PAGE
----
A Massachusetts Supreme Court opinion expands the scope of reciprocal discovery in criminal trials to encompass interviews of prosecution witnesses conducted by the defense where material is uncovered that might be used for impeachment. The opinion outlines the trial court case circumstances that lead to the Supreme Court’s involvement.
The defendant later filed a motion for additional discovery, seeking the names of all the Commonwealth’s prospective trial witnesses and an opportunity to inspect all documentary and physical evidence that the Commonwealth intended to offer at trial. A Superior Court judge allowed the motion, contingent on the defendant providing the same discovery to the Commonwealth, and limiting the obligation to such evidence that pertained to each party’s case-in-chief.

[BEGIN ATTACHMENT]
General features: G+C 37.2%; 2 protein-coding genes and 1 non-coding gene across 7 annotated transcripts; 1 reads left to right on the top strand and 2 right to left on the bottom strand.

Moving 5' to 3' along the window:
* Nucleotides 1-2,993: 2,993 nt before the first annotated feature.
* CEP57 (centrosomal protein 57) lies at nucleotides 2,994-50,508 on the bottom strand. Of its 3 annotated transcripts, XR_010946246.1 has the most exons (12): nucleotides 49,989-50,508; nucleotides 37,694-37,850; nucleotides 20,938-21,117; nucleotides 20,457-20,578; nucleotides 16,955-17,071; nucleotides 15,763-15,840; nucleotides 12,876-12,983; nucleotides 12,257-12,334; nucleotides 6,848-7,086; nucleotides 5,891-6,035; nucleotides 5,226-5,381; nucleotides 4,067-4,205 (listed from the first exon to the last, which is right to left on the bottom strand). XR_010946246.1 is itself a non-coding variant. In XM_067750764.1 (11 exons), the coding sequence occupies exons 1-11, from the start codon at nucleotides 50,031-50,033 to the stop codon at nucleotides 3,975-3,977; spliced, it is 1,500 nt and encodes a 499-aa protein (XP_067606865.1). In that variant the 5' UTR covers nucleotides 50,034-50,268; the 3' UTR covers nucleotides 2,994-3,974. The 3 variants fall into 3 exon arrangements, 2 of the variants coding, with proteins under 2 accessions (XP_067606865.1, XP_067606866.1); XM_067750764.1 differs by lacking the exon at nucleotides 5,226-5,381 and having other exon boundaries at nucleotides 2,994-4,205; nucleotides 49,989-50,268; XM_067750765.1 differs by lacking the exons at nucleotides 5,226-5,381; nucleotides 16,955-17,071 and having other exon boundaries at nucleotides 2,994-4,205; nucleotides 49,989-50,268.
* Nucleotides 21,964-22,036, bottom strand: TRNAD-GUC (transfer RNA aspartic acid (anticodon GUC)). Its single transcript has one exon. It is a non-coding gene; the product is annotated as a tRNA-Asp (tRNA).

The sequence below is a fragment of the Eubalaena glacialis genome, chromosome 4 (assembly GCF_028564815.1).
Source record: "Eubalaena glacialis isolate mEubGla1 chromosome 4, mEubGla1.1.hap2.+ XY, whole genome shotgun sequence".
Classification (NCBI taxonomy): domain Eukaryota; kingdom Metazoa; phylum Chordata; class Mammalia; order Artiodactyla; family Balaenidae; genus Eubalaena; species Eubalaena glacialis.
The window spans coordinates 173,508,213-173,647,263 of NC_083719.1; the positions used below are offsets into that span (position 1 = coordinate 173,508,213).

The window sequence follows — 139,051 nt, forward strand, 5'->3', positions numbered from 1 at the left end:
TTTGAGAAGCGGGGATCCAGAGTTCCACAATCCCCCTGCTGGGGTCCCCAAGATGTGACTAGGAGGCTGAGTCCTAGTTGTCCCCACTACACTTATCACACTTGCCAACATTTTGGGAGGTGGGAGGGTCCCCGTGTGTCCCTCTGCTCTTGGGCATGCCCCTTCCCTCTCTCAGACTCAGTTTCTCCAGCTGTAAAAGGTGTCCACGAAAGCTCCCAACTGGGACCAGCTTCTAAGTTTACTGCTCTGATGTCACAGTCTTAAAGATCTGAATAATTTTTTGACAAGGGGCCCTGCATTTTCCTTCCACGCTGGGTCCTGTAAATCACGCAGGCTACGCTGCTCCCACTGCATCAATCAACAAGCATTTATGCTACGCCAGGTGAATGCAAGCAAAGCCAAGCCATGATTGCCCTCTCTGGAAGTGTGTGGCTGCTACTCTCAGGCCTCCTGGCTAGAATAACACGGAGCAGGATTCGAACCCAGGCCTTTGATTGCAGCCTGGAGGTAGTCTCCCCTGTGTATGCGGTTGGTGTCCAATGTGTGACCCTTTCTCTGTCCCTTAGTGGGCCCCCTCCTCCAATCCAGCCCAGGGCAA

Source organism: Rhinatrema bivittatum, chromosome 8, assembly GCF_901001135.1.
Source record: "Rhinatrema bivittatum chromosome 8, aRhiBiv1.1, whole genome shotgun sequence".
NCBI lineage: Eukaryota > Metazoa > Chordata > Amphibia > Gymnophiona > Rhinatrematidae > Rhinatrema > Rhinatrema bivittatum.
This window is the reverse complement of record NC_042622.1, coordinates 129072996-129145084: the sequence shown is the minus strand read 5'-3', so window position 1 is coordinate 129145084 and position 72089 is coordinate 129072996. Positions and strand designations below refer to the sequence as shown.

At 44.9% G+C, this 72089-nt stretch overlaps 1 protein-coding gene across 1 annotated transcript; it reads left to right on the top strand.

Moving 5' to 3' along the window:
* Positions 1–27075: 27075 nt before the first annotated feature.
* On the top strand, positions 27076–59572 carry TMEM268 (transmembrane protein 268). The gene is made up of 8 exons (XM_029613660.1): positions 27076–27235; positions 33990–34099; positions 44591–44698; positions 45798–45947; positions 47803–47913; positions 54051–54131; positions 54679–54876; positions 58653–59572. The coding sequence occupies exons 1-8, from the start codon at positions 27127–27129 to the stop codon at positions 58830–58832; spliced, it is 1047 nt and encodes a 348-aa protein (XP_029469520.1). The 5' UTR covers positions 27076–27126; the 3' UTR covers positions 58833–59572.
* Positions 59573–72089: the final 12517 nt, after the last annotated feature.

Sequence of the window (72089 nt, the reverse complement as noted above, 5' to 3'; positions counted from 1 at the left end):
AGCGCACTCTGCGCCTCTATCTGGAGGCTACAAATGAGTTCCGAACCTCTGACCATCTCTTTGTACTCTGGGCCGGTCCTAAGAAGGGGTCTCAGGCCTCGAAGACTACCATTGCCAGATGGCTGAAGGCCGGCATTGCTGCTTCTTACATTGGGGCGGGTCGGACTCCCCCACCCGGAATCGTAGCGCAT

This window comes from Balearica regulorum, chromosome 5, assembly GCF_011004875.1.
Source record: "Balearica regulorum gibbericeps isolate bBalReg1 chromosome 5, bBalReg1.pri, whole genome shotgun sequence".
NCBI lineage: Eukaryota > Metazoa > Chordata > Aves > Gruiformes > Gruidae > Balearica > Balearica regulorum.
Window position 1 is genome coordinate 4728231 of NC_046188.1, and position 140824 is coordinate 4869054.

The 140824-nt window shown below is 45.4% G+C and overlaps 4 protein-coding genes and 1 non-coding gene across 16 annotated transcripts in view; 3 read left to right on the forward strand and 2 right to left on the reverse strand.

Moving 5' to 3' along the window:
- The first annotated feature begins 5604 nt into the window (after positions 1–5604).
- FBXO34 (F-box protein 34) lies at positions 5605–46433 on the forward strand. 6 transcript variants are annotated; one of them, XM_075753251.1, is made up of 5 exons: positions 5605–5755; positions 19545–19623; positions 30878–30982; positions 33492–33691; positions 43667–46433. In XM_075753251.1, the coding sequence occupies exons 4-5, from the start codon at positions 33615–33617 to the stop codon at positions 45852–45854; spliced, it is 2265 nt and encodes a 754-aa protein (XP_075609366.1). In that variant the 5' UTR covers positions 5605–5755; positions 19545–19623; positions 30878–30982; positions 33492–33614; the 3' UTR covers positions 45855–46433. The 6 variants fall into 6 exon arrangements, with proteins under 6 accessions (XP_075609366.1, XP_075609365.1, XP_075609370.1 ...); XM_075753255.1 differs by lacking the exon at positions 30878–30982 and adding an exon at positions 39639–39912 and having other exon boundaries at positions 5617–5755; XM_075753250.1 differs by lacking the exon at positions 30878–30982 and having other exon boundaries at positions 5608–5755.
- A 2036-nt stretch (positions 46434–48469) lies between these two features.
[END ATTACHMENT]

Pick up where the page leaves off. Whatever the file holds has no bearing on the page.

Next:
Subsequently, the Commonwealth filed a motion for additional reciprocal discovery. In its motion, the Commonwealth sought, among other requests, the disclosure of any written or recorded statement of any prospective witness, including potential witnesses for the Commonwealth, that the defendant intended to offer at trial for any purpose, including for impeachment.
The New York Times article notes that Massachusetts is often a legal trend setter, which could lead to broader adoption of this expansive view of reciprocal discovery beyond the three states that currently have it in place: New Jersey, Minnesota and New York.